At the same time, the AFL abandoned its Reserves competition in favour of a restructured VFL comprising a number of AFL–VFL affiliations, AFL Reserve teams and 'stand-alone' VFL clubs. The Northern Bullants opted not to pursue affiliation with an AFL club. 2000 and 2001 saw the stand-alone Bullants post six wins in each season, but the difficulty of having part-time players and coaching staff competing with full-time AFL counterparts was obvious in many games where the Bullants were highly competitive for much of the match but outgunned by fitter, bigger and stronger opposition late in the game.
Just before the end of the 2002 season, proposals for affiliation were received from both Essendon and Carlton. Essendon's plans were virtual domination of the club with a jumper change, renaming as the Northern Bombers and playing several games each season at Windy Hill. Carlton's, on the other hand, was for a cooperative playing group with no change to traditional values and was accepted without major modification by the Bullants board.
The affiliated team continued under long-serving coach Mark P. Williams, but there was to be no instant success, the club coincidentally matching the 2001–02 result with six wins in 2003. With a few personal tensions emerging, Carlton announced its intention to withdraw from the two-year agreement at the end of the 2003 season, but subsequent negotiations between the two clubs and the VFL saw the problems resolved and a new arrangement established. Williams had already resigned, citing lack of time, (later accepting the role at Sandringham) and under the terms of the agreement, Carlton retained the right to nominate one of their assistant coaches, eventually Barry Mitchell, as his replacement.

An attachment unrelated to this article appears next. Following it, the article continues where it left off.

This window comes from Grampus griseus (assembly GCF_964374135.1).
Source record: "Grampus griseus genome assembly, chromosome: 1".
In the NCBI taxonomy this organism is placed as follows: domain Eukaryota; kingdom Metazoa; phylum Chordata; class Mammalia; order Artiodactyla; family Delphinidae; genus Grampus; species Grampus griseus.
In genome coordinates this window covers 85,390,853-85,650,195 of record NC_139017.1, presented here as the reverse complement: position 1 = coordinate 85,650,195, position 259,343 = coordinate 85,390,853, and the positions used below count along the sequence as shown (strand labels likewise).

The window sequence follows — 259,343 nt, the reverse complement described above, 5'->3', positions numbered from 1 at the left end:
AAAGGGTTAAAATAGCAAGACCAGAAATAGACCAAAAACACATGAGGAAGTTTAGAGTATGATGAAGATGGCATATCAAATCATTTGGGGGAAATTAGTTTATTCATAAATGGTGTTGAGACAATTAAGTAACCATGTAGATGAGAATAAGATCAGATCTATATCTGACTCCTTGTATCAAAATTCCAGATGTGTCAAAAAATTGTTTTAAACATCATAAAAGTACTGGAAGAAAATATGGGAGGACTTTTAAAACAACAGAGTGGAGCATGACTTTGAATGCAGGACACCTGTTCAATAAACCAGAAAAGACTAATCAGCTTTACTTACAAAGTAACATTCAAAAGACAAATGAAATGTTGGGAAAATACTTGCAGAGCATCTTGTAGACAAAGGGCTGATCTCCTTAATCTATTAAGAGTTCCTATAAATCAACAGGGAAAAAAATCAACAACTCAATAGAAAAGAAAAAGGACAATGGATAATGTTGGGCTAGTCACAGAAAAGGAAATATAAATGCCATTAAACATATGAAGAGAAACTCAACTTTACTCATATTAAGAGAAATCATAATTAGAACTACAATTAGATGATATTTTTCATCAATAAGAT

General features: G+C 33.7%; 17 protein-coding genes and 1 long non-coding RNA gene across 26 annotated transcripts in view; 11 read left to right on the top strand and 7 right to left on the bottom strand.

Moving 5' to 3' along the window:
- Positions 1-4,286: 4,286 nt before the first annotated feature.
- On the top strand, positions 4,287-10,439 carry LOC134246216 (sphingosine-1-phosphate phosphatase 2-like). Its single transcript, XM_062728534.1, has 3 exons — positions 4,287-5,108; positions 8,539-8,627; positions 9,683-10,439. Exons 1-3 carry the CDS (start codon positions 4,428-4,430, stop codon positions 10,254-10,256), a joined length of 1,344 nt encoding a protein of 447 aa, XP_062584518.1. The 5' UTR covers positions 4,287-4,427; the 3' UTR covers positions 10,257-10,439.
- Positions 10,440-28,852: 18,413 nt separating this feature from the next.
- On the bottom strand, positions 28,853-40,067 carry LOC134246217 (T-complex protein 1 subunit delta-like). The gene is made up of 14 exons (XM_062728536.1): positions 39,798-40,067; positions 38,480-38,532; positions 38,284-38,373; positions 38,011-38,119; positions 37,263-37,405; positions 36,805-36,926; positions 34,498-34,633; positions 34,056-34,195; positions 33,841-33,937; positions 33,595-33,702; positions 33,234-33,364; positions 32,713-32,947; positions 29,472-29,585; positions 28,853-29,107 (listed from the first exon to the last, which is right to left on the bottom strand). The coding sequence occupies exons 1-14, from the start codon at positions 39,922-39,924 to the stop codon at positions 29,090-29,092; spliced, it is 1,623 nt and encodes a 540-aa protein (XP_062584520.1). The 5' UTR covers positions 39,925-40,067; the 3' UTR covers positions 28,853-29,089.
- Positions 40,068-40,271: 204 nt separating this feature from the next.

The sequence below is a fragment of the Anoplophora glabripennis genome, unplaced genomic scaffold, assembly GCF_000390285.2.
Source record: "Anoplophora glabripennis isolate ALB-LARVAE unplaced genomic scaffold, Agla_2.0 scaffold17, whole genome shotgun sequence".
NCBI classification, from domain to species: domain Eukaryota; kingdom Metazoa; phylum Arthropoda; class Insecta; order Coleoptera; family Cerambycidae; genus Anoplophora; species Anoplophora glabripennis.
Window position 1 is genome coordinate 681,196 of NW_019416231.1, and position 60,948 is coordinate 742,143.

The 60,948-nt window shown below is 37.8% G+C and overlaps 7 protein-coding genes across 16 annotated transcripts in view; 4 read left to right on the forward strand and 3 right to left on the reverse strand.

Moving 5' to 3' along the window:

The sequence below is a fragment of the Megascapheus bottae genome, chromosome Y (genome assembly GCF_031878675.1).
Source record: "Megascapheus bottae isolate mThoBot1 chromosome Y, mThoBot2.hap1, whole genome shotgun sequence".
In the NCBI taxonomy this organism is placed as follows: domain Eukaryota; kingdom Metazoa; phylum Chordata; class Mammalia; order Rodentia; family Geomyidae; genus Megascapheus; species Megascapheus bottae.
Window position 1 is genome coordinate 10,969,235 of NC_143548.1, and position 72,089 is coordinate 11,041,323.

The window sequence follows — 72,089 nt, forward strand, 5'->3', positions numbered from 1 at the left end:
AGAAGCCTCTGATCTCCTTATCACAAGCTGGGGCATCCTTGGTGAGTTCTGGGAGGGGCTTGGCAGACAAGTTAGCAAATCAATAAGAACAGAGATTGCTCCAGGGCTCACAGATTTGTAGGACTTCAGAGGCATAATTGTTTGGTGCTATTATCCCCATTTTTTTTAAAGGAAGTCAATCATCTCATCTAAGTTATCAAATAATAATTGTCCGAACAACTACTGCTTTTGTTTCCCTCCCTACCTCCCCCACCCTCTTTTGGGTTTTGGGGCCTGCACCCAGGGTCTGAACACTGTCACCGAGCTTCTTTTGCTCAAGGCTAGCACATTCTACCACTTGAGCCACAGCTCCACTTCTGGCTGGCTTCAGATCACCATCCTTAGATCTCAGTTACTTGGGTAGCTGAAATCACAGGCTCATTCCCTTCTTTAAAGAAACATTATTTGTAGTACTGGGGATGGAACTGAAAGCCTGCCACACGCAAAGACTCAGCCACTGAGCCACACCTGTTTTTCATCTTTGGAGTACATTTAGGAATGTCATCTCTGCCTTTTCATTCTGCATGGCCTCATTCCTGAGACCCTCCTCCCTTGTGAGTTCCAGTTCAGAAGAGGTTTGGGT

Carlton at the time was struggling in the AFL due to the loss of National Draft picks because of salary cap infringements. This worked in the Bullants' favour in the mid-2000s, as Carlton opted to recruit a number of experienced mid-range AFL players recycled from other teams, who went on to provide a backbone of a very strong VFL team. The club surprised most by finishing third in 2005, then won the minor premiership with a club best 17–1 record in 2006, but suffered heavy losses in two finals to finish third.
Under coach David Teague, the Bullants managed to finish third on the ladder in 2009, then win through to the Grand Final for the first time since the 1984 victory; but, the team was comfortably beaten by North Ballarat. The Bullants reached a second consecutive Grand Final the following season, winning through to the Grand Final from sixth on the ladder, but again lost to North Ballarat. The club reached another preliminary final from sixth place in 2011.